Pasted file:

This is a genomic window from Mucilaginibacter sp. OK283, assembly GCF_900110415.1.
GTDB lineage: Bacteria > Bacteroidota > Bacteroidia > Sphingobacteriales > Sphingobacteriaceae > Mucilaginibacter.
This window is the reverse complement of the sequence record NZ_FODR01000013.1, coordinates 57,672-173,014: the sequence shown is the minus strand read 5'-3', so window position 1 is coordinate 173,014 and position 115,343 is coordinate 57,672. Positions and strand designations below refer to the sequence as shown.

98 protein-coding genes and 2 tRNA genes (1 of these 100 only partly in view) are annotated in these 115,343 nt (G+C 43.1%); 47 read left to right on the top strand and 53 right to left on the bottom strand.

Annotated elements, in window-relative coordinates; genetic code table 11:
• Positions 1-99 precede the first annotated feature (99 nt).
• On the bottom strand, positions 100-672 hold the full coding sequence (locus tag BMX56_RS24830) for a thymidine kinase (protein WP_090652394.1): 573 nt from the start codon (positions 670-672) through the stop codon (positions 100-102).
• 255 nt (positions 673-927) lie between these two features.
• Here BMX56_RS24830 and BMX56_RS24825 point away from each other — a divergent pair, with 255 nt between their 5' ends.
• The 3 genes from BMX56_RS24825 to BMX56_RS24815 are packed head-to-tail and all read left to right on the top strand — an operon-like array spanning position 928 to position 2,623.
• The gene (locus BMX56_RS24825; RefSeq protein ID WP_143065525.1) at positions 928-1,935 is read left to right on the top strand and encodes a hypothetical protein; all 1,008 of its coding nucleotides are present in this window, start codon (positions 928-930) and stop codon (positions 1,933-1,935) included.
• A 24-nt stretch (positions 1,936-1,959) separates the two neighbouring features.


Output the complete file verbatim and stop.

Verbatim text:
This is a genomic window from Mucilaginibacter sp. OK283, assembly GCF_900110415.1.
GTDB lineage: Bacteria > Bacteroidota > Bacteroidia > Sphingobacteriales > Sphingobacteriaceae > Mucilaginibacter.
This window is the reverse complement of the sequence record NZ_FODR01000013.1, coordinates 57,672-173,014: the sequence shown is the minus strand read 5'-3', so window position 1 is coordinate 173,014 and position 115,343 is coordinate 57,672. Positions and strand designations below refer to the sequence as shown.

98 protein-coding genes and 2 tRNA genes (1 of these 100 only partly in view) are annotated in these 115,343 nt (G+C 43.1%); 47 read left to right on the top strand and 53 right to left on the bottom strand.

Annotated elements, in window-relative coordinates; genetic code table 11:
• Positions 1-99 precede the first annotated feature (99 nt).
• On the bottom strand, positions 100-672 hold the full coding sequence (locus tag BMX56_RS24830) for a thymidine kinase (protein WP_090652394.1): 573 nt from the start codon (positions 670-672) through the stop codon (positions 100-102).
• 255 nt (positions 673-927) lie between these two features.
• Here BMX56_RS24830 and BMX56_RS24825 point away from each other — a divergent pair, with 255 nt between their 5' ends.
• The 3 genes from BMX56_RS24825 to BMX56_RS24815 are packed head-to-tail and all read left to right on the top strand — an operon-like array spanning position 928 to position 2,623.
• The gene (locus BMX56_RS24825; RefSeq protein ID WP_143065525.1) at positions 928-1,935 is read left to right on the top strand and encodes a hypothetical protein; all 1,008 of its coding nucleotides are present in this window, start codon (positions 928-930) and stop codon (positions 1,933-1,935) included.
• A 24-nt stretch (positions 1,936-1,959) separates the two neighbouring features.